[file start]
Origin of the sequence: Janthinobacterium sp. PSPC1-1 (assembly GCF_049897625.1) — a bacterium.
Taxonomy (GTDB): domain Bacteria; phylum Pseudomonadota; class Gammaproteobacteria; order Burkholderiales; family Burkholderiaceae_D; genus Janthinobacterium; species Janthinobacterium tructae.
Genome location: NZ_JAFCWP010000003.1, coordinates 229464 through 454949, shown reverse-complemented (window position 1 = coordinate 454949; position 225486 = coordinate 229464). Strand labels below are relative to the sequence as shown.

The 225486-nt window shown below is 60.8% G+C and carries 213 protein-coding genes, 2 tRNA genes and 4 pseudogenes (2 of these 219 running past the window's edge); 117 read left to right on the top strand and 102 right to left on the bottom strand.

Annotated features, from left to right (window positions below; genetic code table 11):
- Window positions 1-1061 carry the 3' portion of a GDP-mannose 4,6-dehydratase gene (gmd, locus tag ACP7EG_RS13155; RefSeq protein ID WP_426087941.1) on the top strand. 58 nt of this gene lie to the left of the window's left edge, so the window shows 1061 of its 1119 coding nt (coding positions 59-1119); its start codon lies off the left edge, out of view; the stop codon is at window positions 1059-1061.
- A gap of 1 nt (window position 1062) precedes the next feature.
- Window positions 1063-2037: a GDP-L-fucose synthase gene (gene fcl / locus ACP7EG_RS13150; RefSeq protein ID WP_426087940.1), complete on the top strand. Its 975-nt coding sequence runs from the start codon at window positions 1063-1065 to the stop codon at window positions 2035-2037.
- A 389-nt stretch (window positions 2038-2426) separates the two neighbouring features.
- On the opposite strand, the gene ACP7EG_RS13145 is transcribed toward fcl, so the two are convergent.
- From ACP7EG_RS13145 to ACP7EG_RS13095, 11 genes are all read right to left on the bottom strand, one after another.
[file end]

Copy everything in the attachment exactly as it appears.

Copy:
Origin of the sequence: Janthinobacterium sp. PSPC1-1 (assembly GCF_049897625.1) — a bacterium.
Taxonomy (GTDB): domain Bacteria; phylum Pseudomonadota; class Gammaproteobacteria; order Burkholderiales; family Burkholderiaceae_D; genus Janthinobacterium; species Janthinobacterium tructae.
Genome location: NZ_JAFCWP010000003.1, coordinates 229464 through 454949, shown reverse-complemented (window position 1 = coordinate 454949; position 225486 = coordinate 229464). Strand labels below are relative to the sequence as shown.

The 225486-nt window shown below is 60.8% G+C and carries 213 protein-coding genes, 2 tRNA genes and 4 pseudogenes (2 of these 219 running past the window's edge); 117 read left to right on the top strand and 102 right to left on the bottom strand.

Annotated features, from left to right (window positions below; genetic code table 11):
- Window positions 1-1061 carry the 3' portion of a GDP-mannose 4,6-dehydratase gene (gmd, locus tag ACP7EG_RS13155; RefSeq protein ID WP_426087941.1) on the top strand. 58 nt of this gene lie to the left of the window's left edge, so the window shows 1061 of its 1119 coding nt (coding positions 59-1119); its start codon lies off the left edge, out of view; the stop codon is at window positions 1059-1061.
- A gap of 1 nt (window position 1062) precedes the next feature.
- Window positions 1063-2037: a GDP-L-fucose synthase gene (gene fcl / locus ACP7EG_RS13150; RefSeq protein ID WP_426087940.1), complete on the top strand. Its 975-nt coding sequence runs from the start codon at window positions 1063-1065 to the stop codon at window positions 2035-2037.
- A 389-nt stretch (window positions 2038-2426) separates the two neighbouring features.
- On the opposite strand, the gene ACP7EG_RS13145 is transcribed toward fcl, so the two are convergent.
- From ACP7EG_RS13145 to ACP7EG_RS13095, 11 genes are all read right to left on the bottom strand, one after another.